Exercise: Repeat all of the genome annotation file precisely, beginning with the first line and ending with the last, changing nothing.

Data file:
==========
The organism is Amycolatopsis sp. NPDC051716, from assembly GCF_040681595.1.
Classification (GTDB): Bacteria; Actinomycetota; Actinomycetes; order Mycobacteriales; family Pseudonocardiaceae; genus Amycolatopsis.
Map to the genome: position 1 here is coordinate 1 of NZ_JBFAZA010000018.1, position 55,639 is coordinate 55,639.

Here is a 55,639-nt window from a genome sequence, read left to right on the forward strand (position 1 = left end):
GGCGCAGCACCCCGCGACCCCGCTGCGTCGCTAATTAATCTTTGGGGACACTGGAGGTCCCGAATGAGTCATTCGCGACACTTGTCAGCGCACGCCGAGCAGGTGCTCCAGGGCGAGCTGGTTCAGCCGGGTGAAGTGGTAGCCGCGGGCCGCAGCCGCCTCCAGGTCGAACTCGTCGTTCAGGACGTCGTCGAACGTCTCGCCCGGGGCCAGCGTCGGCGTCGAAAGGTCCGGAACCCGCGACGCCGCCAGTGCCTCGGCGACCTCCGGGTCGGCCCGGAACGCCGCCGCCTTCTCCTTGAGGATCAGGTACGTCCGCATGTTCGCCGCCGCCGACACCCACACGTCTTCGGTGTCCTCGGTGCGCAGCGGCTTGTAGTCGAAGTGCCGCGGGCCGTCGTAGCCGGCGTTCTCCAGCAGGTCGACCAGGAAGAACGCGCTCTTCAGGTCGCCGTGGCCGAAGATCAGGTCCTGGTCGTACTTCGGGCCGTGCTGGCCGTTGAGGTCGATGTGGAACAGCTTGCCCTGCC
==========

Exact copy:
The organism is Amycolatopsis sp. NPDC051716, from assembly GCF_040681595.1.
Classification (GTDB): Bacteria; Actinomycetota; Actinomycetes; order Mycobacteriales; family Pseudonocardiaceae; genus Amycolatopsis.
Map to the genome: position 1 here is coordinate 1 of NZ_JBFAZA010000018.1, position 55,639 is coordinate 55,639.

Here is a 55,639-nt window from a genome sequence, read left to right on the forward strand (position 1 = left end):
GGCGCAGCACCCCGCGACCCCGCTGCGTCGCTAATTAATCTTTGGGGACACTGGAGGTCCCGAATGAGTCATTCGCGACACTTGTCAGCGCACGCCGAGCAGGTGCTCCAGGGCGAGCTGGTTCAGCCGGGTGAAGTGGTAGCCGCGGGCCGCAGCCGCCTCCAGGTCGAACTCGTCGTTCAGGACGTCGTCGAACGTCTCGCCCGGGGCCAGCGTCGGCGTCGAAAGGTCCGGAACCCGCGACGCCGCCAGTGCCTCGGCGACCTCCGGGTCGGCCCGGAACGCCGCCGCCTTCTCCTTGAGGATCAGGTACGTCCGCATGTTCGCCGCCGCCGACACCCACACGTCTTCGGTGTCCTCGGTGCGCAGCGGCTTGTAGTCGAAGTGCCGCGGGCCGTCGTAGCCGGCGTTCTCCAGCAGGTCGACCAGGAAGAACGCGCTCTTCAGGTCGCCGTGGCCGAAGATCAGGTCCTGGTCGTACTTCGGGCCGTGCTGGCCGTTGAGGTCGATGTGGAACAGCTTGCCCTGCC